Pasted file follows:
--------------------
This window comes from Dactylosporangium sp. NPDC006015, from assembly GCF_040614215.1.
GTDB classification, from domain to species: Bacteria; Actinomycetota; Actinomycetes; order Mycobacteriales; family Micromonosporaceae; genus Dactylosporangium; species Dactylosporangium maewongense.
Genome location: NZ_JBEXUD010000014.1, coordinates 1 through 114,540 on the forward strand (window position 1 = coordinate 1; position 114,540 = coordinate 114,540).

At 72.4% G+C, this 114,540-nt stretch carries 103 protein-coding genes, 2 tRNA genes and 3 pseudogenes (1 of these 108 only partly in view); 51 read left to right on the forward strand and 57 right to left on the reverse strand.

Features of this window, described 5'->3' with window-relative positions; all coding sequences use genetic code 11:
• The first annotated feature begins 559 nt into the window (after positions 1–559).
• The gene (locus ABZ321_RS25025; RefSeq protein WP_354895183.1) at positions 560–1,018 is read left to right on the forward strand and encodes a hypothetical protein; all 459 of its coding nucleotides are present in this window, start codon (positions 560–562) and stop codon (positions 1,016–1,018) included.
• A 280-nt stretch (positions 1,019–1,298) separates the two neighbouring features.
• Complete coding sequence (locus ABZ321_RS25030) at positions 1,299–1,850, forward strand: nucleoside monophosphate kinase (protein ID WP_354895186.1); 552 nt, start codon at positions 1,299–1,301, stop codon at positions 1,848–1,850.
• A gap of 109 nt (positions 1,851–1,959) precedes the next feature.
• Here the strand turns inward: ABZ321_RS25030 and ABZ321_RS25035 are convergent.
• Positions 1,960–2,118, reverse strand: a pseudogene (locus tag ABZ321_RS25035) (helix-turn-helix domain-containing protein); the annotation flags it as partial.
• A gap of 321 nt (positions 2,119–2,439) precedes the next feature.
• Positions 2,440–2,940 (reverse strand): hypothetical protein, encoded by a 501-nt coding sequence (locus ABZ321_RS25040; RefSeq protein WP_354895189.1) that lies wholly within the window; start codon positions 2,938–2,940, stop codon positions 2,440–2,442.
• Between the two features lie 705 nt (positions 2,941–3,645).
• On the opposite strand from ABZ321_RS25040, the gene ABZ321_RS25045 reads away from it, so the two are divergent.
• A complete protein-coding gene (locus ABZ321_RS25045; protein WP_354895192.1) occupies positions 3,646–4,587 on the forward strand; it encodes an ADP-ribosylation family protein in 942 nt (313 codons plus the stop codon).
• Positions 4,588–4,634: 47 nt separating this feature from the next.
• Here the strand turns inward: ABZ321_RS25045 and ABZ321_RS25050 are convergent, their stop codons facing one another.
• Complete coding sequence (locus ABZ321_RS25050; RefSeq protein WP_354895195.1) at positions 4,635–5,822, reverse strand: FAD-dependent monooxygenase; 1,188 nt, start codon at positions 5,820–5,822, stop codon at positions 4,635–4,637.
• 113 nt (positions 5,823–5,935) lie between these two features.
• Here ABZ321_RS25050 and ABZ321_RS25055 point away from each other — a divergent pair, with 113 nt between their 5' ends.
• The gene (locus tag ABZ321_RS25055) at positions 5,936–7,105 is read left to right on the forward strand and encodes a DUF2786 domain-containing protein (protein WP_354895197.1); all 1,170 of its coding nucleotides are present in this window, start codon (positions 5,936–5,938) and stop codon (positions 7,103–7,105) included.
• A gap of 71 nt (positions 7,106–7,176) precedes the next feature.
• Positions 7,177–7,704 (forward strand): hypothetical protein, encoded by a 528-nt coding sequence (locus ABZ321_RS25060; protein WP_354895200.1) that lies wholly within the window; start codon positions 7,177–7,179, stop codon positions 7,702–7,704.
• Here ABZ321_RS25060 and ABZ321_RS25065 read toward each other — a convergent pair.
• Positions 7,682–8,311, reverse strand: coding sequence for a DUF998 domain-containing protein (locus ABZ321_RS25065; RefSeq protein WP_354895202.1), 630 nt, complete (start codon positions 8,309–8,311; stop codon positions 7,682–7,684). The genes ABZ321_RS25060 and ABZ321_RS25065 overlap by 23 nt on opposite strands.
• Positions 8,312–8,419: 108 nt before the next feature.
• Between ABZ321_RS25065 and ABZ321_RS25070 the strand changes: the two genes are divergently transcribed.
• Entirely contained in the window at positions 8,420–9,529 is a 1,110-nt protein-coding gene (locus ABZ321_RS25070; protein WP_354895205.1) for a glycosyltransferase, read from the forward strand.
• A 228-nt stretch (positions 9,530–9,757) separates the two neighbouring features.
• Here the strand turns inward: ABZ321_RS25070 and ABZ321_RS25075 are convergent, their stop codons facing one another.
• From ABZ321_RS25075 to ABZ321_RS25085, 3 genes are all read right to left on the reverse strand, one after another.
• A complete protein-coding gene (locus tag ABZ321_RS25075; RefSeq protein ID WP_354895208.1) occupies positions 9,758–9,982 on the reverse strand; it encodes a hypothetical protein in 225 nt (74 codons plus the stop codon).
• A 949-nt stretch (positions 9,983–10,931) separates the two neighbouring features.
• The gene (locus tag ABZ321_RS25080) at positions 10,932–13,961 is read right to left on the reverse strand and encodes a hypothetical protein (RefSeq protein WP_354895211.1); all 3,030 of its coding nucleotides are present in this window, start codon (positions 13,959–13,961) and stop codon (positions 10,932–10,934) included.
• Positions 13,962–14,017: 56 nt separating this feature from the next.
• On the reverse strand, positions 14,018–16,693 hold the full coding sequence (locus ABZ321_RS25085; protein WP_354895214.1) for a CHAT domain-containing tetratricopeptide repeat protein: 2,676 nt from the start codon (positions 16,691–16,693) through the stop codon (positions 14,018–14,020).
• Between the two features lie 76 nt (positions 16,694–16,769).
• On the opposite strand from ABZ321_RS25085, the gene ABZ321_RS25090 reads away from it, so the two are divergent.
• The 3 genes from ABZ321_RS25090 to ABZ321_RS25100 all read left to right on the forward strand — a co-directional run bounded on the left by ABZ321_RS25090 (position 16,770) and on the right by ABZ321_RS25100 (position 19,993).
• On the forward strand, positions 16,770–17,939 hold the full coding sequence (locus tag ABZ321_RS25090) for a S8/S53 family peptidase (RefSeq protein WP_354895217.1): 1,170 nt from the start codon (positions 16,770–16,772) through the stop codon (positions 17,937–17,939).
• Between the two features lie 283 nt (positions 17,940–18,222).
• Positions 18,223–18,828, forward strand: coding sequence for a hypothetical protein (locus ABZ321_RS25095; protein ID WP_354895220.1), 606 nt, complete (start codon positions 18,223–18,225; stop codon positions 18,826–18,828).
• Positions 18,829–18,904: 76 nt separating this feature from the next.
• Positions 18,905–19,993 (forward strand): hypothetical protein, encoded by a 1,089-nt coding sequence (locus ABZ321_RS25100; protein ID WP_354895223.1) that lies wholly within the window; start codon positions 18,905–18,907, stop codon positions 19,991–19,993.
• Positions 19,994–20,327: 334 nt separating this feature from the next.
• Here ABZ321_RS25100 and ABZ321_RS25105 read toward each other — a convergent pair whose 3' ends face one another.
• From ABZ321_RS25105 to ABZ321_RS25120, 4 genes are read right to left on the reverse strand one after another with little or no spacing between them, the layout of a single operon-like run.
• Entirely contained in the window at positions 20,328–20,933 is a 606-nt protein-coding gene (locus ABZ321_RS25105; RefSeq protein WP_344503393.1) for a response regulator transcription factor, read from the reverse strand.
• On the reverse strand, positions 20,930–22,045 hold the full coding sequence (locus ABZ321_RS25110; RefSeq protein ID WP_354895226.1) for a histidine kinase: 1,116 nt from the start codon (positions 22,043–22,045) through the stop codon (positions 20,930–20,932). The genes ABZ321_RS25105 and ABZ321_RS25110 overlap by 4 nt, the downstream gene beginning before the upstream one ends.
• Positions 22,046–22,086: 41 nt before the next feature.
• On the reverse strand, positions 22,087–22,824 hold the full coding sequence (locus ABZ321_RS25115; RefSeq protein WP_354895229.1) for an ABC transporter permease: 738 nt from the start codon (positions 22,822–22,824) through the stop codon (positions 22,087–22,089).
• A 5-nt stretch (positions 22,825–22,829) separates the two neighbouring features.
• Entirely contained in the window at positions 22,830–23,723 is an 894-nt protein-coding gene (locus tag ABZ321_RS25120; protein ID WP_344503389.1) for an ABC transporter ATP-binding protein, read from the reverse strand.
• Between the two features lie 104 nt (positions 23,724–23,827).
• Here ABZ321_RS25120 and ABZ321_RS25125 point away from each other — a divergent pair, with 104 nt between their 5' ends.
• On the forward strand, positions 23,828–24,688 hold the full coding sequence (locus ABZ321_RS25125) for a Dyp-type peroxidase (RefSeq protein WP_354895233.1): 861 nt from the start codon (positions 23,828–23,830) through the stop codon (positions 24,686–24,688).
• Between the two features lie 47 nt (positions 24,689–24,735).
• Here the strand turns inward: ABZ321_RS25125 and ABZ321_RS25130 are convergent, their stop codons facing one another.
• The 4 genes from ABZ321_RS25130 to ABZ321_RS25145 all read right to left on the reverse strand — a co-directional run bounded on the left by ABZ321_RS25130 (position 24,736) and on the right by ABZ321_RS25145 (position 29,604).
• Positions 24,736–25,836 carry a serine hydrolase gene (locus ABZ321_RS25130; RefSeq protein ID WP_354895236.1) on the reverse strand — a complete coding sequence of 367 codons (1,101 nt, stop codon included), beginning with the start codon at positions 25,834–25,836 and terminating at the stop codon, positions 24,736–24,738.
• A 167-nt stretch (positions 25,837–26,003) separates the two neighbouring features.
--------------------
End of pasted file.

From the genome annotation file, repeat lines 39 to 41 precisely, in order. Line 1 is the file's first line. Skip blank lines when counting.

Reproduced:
• Between the two features lie 76 nt (positions 16,694–16,769).
• On the opposite strand from ABZ321_RS25085, the gene ABZ321_RS25090 reads away from it, so the two are divergent.
• The 3 genes from ABZ321_RS25090 to ABZ321_RS25100 all read left to right on the forward strand — a co-directional run bounded on the left by ABZ321_RS25090 (position 16,770) and on the right by ABZ321_RS25100 (position 19,993).